So most of my food comes from farmers markets and state stores, some from who knows where, some from the grey market and some from friends.
Q: Urban agriculture is an area where Cuba has gotten a lot of attention. Is it as prevalent as those living in the U.S. might think?
Yes, though it does not make up the bulk of a Cuban’s diet. Surprisingly, food grown from thousands of urban gardens is cheaper than other produce. It is all organic. Actually, most food produced in Cuba has far less chemicals than in the United States. However, 60 percent of all food consumed in Cuba is imported.
Q: What are you observing about larger-scale agricultural production?
The state runs this through cooperatives to produce mainly rice, beans and potatoes, as well as export crops such as sugar, coffee and tobacco. The state provides the inputs, including seeds, fuel, fertilizer and pesticides, and then it purchases the crop. They have been putting more resources into these crops with poor results to date.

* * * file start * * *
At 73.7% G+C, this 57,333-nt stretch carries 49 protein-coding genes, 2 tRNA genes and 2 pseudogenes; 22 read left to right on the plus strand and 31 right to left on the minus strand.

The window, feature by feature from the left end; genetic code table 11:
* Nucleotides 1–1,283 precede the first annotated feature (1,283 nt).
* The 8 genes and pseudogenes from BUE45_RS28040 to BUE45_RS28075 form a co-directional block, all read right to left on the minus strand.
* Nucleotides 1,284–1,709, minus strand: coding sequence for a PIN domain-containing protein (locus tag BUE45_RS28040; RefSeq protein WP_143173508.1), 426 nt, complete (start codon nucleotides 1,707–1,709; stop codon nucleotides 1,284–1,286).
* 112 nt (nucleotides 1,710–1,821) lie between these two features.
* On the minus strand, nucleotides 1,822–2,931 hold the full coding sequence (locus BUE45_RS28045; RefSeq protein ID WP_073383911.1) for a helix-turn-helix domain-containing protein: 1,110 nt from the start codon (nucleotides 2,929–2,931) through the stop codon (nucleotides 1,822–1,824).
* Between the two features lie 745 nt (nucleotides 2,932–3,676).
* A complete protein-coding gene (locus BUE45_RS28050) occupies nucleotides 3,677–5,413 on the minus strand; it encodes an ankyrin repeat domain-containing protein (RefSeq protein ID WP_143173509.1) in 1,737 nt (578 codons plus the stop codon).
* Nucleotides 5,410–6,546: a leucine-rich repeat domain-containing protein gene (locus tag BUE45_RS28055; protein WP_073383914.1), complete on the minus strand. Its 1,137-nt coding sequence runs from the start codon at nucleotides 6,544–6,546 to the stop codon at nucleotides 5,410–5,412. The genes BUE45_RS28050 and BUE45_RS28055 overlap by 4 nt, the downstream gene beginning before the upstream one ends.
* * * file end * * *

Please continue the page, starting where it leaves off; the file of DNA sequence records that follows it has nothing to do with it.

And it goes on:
Q: In your book, you discuss some of Cuba’s recent agricultural reforms, including the privatization of farmland. Are these reforms working?
Well, first of all the land is being leased, not privatized. And certainly that is an improvement over the state letting it lay fallow. However, reforms to date have not led to a significant increase in production.
Q: You’ve lived in Cuba for a couple of decades. In what ways has rural life changed?
It certainly is improving, though it remains rustic. The state has at least tripled what it pays for output, though it is also charging more for inputs. Transportation, and in particular communications have also improved. Nevertheless, for young people it is hopelessly isolated and technologically backward and a severe labor shortage persists.
Q: How has the embargo — the bloqueda — impacted the food system?
U.S. sanctions are comprehensive and so impact everything every day. The Cuban command economy is comprehensive and also impacts everything every day. The embargo probably does the most damage.
Q: What is your favorite Cuban food?
Kill a pig. Cook up the fat over an open fire in a big vat. Fry the ribs in it. Now for the slow roasted remains of the pig with all the goodies: rice and beans, yuca fried in the fat, salad...
Editor's Note: This article was originally published by the UC Food Observer and is re-published here with permission.